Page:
Pfizer to Merge Its Upjohn Generics Business with Mylan to Form New Generics Company

By Patricia Van Arnum - DCAT Editorial Director

August 5, 2019

Mylan and Pfizer have agreed to combine Mylan with Upjohn, Pfizer’s off-patent branded and generic established medicines business, to form a new pharmaceutical company. The deal, which is expected to close in mid-2020, will create a new company with pro forma 2020 revenues of $19 billion to $20 billion.

Under the agreement, which is structured as an all-stock, reverse Morris trust transaction, each Mylan share would be converted into one share of the new company. Pfizer shareholders would own 57% of the combined new company, and Mylan shareholders would own 43%. The Boards of Directors of both Mylan and Pfizer have unanimously approved the transaction. A reverse Morris trust is a tax-optimization strategy in which a company wishing to spin off and subsequently sell assets to an interested party can do so while avoiding taxes on any gains from such asset disposal under certain conditions.

The new company is expected to have pro forma 2020 revenues of $19 billion to $20 billion. Pro forma 2020 adjusted earnings before interest, taxes, depreciation and amortization (EBITDA) is anticipated to be in the range of $7.5 billion to $8.0 billion, including phased synergies of approximately $1 billion annually to be realized by 2023. Pro forma free cash flow for 2020 is expected to be more than $4 billion.

The new company will be renamed and rebranded at closing, but the Upjohn name will be used in China and select emerging markets. The new company will be led by Mylan’s current Chairman Robert J. Coury, who will serve as Executive Chairman of the new company. Michael Goettler, current Group President, Upjohn, will serve as Chief Executive Officer (CEO) and Rajiv Malik, current Mylan President, will serve as President of the new company. Ken Parks, currently Chief Financial Officer of Mylan, has agreed to depart the company at closing. Heather Bresch, Mylan’s current CEO, will retire from Mylan upon the close of this transaction. The Board of Directors of the new company will include its Executive Chairman and its CEO as well as eight members designated by Mylan and three members designated by Pfizer for a total of 13 members.

The new company will be domiciled in the US and incorporated in Delaware and will operate global centers in Pittsburgh, Pennsylvania; Shanghai, China, and Hyderabad, India.

The combination will be effected through a reverse Morris trust, under which Upjohn is expected to be spun off or split off to Pfizer’s shareholders and simultaneously combined with Mylan. The transaction is expected to be tax-free to Pfizer and Pfizer shareholders and taxable to Mylan shareholders. The transaction is anticipated to close in mid-2020, subject to approval by Mylan shareholders and customary closing conditions, including receipt of regulatory approvals. No vote is required by Pfizer shareholders. Upjohn will issue $12 billion of debt at or prior to separation, with gross debt proceeds retained by Pfizer. The new company will have approximately $24.5 billion of total debt outstanding at closing, including $12 billion of gross debt for Upjohn to fund a $12-billion preclosing cash payment to Pfizer.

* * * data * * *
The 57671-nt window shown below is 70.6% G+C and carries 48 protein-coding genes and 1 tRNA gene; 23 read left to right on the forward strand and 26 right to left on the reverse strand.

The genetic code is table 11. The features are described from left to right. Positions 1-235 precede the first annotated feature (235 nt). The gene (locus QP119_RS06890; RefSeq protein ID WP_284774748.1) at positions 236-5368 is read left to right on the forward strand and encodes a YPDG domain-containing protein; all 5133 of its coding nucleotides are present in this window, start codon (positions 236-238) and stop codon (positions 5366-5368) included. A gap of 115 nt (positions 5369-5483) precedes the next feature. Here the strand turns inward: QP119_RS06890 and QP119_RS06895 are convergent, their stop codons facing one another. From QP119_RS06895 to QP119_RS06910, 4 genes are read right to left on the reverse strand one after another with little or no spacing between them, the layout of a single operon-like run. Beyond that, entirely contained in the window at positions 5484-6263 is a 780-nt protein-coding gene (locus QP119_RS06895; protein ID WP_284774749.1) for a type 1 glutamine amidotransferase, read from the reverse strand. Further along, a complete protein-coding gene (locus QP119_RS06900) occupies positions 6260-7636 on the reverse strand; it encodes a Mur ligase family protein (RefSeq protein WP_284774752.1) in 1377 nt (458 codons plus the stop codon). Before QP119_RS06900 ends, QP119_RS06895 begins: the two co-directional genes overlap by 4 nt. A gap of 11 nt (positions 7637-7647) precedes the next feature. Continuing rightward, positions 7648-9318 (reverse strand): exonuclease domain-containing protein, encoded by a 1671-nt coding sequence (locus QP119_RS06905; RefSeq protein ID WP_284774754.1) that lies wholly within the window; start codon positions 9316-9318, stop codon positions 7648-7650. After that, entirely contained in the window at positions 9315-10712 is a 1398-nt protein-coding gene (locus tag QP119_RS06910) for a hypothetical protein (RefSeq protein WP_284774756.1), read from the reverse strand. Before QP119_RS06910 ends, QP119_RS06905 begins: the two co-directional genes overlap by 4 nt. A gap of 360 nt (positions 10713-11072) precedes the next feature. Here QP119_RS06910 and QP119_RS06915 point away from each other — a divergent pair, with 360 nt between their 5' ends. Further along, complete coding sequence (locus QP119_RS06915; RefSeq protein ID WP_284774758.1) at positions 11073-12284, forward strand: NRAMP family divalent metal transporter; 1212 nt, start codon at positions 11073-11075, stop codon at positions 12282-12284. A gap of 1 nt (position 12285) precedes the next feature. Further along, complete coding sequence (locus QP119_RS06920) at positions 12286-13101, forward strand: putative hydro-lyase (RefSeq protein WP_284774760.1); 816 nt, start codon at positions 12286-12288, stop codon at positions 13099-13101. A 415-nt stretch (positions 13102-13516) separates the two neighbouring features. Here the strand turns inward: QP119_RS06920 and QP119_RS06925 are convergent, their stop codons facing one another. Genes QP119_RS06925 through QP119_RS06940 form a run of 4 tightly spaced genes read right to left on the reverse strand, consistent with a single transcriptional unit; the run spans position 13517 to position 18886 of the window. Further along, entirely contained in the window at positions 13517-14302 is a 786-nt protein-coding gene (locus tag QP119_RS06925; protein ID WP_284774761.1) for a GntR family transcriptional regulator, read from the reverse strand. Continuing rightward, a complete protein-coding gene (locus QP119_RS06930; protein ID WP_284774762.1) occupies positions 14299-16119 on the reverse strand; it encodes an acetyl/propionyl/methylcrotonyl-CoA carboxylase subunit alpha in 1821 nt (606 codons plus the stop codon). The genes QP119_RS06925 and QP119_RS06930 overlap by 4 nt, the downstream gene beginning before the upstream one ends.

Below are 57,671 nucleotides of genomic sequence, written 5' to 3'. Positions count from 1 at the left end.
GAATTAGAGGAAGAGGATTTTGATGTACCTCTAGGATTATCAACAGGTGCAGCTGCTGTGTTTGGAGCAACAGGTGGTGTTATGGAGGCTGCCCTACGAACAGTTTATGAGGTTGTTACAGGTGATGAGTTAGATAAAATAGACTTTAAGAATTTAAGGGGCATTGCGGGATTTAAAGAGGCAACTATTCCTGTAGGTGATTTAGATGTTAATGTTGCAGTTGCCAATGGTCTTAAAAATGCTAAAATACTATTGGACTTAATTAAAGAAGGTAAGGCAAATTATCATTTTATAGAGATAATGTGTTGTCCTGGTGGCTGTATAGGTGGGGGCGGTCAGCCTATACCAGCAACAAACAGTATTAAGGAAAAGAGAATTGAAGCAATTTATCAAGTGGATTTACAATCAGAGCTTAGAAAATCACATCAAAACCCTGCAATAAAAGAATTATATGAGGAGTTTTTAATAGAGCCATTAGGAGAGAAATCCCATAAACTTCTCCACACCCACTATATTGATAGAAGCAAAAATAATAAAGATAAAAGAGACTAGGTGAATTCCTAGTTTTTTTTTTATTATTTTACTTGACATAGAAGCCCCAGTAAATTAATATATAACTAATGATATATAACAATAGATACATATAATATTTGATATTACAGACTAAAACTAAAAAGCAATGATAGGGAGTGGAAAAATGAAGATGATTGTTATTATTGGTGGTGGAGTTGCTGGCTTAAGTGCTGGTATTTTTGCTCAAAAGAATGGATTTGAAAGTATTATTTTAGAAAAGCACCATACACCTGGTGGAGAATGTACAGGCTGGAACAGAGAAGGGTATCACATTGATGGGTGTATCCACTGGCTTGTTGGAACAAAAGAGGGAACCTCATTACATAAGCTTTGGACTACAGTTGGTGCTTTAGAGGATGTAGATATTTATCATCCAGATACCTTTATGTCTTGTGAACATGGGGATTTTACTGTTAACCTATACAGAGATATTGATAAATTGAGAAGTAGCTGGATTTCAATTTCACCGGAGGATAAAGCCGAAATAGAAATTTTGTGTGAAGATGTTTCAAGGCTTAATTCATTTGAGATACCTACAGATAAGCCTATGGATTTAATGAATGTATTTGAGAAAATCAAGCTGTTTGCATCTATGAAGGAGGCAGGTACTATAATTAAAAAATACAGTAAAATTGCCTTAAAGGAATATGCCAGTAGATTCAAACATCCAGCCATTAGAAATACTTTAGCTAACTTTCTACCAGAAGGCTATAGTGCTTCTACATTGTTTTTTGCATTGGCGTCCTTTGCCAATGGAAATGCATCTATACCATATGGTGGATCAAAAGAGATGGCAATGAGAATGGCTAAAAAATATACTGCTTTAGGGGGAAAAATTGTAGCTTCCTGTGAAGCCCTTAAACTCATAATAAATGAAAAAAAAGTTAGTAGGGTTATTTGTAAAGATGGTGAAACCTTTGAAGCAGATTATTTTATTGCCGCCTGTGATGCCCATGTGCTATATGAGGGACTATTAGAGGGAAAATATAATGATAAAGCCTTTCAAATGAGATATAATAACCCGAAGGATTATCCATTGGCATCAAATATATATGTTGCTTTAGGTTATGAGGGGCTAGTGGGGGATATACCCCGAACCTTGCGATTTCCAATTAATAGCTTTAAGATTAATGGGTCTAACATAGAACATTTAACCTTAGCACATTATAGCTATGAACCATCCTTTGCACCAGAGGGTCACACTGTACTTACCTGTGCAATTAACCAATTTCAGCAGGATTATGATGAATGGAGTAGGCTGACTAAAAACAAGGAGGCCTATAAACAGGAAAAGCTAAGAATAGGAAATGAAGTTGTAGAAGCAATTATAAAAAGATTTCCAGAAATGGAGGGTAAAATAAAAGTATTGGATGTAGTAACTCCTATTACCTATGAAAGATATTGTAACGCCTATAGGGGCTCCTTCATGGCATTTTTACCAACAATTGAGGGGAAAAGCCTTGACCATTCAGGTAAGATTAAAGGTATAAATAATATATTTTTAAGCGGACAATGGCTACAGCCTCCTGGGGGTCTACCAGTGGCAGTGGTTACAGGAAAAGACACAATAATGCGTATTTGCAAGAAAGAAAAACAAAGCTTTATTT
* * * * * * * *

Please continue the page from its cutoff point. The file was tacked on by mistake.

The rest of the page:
Pfizer following the close of the transaction

Following the close of the transaction, Pfizer expects to generate 2020 revenues of approximately $40 billion, driven by its science-based Biopharmaceuticals Group, with its Innovative Health business units (excluding Consumer Healthcare), including biosimilars, as well as a Hospital business unit that commercializes a global portfolio of patent-protected and off-patent injectable and anti-infective medicines.

In addition, Pfizer anticipates achieving income before tax margins (expenses as a percentage of revenue plus other income and deductions) in the mid-30s% range and operating cash flow of $11 billion to $12 billion. Pfizer also expects that following the closing of the transaction the combined dividend dollar amount received by Pfizer shareholders in the event the equity distribution is structured as a spinoff, based upon the combination of continued Pfizer ownership and an expected 0.12 shares of the new company granted for each Pfizer share, will equate to Pfizer’s dividend amount in effect immediately prior to closing.

The new company at a glance

On a market basis based on pro forma revenues, the new company will have approximately 55% of its revenues from developed markets (North America and Europe), approximately 30% in Asia Pacific, and 15% in emerging markets. The pro forma revenue mix by product type breaks down as follows: 56% for prescription drugs (physician-prescribed and marketed mostly with a brand name); 34% for unbranded generics (of which, 19% is ex-US and 15% is US); 6% for over-the-counter products; and 4% for biologics. The companies say that they expect $3 billion in new revenue from products expected to launch by 2023 and that approximately two-thirds of its pipeline will be complex unbranded generics, biosimilars, and global key brands.

On a manufacturing basis, the combined company of Mylan and Upjohn will have 51 manufacturing site: 25 oral solid dosage manufacturing sites, seven injectable drug-manufacturing sites, eight complex dosage form sites, and 11 active pharmaceutical ingredient manufacturing sites. The new company will produce more than 80 billion doses annually with 3,000 brands/molecules and serve 165 countries worldwide. The combined new company will have 45,000 employees.

Source: Pfizer and Mylan; Pfizer/Mylan Investor Presentation; Pfizer/Mylan Fact Sheet